“Some of the most popular searches on Google are music and celebrity related. The top five gaining keyword searches (2001- 2002) fell in the entertainment category and paid search offers the ability to reach consumers much faster than traditional search marketing.”
McCarthy makes some very good points here. For example, traditional search marketing is notorious for taking too much time in seeing changes in rankings. Hypothetically speaking, if E.T. were released this year, Spielberg and the Reeses Pieces people could buy both keywords and send all kinds of traffic into movie-specific micro-sites in a matter of days as opposed the possible multiple weeks or months it could take to direct consumers with traditional search.
The afternoon included no less than a dozen sessions on multiple hard-hitting topics like maintaining the integrity of one’s brand as crossover marketing opportunities are created with games, CDs and DVDs. Also included were two sponsored sessions from the likes of Google and Avid Technology, a world leader in digital nonlinear media creation. Other notable panels focused on the future of subscription-based services in the entertainment sector, an expansion of the HDTV discussion, and a powerhouse panel on home entertainment delivery strategies.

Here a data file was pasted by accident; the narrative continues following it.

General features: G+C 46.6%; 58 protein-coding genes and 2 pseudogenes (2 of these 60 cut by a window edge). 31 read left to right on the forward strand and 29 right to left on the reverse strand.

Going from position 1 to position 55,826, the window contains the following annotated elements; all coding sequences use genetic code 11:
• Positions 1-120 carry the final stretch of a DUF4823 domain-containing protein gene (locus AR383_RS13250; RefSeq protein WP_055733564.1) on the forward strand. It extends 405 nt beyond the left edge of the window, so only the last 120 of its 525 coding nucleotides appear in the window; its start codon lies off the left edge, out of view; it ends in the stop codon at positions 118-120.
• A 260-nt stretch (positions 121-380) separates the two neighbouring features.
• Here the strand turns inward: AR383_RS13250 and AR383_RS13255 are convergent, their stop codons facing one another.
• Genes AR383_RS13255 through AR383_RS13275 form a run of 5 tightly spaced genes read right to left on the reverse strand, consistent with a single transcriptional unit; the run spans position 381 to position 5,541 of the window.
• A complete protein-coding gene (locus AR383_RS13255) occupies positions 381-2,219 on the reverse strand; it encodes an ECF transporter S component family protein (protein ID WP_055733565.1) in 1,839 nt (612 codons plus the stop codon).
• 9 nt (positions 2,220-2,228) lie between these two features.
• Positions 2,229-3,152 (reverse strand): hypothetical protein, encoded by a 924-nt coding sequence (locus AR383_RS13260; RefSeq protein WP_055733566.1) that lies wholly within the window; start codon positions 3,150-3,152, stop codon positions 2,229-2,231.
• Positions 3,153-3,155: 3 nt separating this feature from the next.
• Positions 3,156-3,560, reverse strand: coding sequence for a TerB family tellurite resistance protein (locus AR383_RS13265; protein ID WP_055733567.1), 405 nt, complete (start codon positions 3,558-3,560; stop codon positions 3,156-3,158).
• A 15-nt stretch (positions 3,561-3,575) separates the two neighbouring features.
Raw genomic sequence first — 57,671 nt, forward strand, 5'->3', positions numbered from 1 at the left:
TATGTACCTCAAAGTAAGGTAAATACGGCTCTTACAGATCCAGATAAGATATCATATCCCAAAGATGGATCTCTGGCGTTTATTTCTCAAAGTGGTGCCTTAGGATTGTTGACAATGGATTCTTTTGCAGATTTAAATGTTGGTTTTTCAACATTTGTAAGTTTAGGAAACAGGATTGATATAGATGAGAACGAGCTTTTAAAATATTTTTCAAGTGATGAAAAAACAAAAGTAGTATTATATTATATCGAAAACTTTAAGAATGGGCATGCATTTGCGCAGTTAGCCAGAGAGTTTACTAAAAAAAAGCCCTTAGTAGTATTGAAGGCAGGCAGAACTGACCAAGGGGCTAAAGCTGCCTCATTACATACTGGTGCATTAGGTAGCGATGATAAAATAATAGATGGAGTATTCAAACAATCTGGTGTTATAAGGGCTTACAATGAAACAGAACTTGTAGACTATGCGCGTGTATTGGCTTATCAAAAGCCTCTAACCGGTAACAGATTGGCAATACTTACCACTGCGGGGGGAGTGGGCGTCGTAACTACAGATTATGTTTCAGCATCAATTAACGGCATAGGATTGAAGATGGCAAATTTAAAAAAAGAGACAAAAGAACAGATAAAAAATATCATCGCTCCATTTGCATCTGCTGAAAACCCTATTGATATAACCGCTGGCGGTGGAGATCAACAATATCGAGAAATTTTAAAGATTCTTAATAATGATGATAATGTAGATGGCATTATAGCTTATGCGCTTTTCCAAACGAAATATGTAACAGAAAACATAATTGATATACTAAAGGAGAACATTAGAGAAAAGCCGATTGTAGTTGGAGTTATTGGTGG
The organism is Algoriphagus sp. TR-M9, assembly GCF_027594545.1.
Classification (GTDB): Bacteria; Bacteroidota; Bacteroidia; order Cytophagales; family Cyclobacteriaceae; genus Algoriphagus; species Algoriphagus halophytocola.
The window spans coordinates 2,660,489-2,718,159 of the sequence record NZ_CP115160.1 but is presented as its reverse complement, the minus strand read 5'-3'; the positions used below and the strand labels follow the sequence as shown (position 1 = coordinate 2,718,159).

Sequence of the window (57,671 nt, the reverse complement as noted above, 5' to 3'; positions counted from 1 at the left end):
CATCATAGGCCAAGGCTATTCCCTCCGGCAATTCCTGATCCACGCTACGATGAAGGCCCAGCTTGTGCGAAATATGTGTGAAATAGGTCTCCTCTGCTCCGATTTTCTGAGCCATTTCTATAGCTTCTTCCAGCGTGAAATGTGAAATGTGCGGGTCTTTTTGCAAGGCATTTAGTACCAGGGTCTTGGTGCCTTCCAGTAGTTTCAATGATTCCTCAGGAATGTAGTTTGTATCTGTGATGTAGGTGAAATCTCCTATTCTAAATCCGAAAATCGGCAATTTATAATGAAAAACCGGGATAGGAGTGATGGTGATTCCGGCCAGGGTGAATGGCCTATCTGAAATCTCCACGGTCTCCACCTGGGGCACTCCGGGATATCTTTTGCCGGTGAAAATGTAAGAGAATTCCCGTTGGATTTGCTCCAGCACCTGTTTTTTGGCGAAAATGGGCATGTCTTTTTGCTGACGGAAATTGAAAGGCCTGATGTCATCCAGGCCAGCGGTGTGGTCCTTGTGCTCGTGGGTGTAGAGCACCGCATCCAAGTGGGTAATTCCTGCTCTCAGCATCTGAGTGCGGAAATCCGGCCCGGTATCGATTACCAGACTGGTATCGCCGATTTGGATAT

Say Hello to My Little Friend; Third Day Activities
Day three wound down without so much as a peep on the DVD re-release of my all-time favorite film, “Scarface”. Highlighting morning sessions was a fresh perspective on the future of delivering rich media content, wireless style. Later, industry gurus at Electronic Arts and AOL Games offered thoughts on the development of Internet Gaming.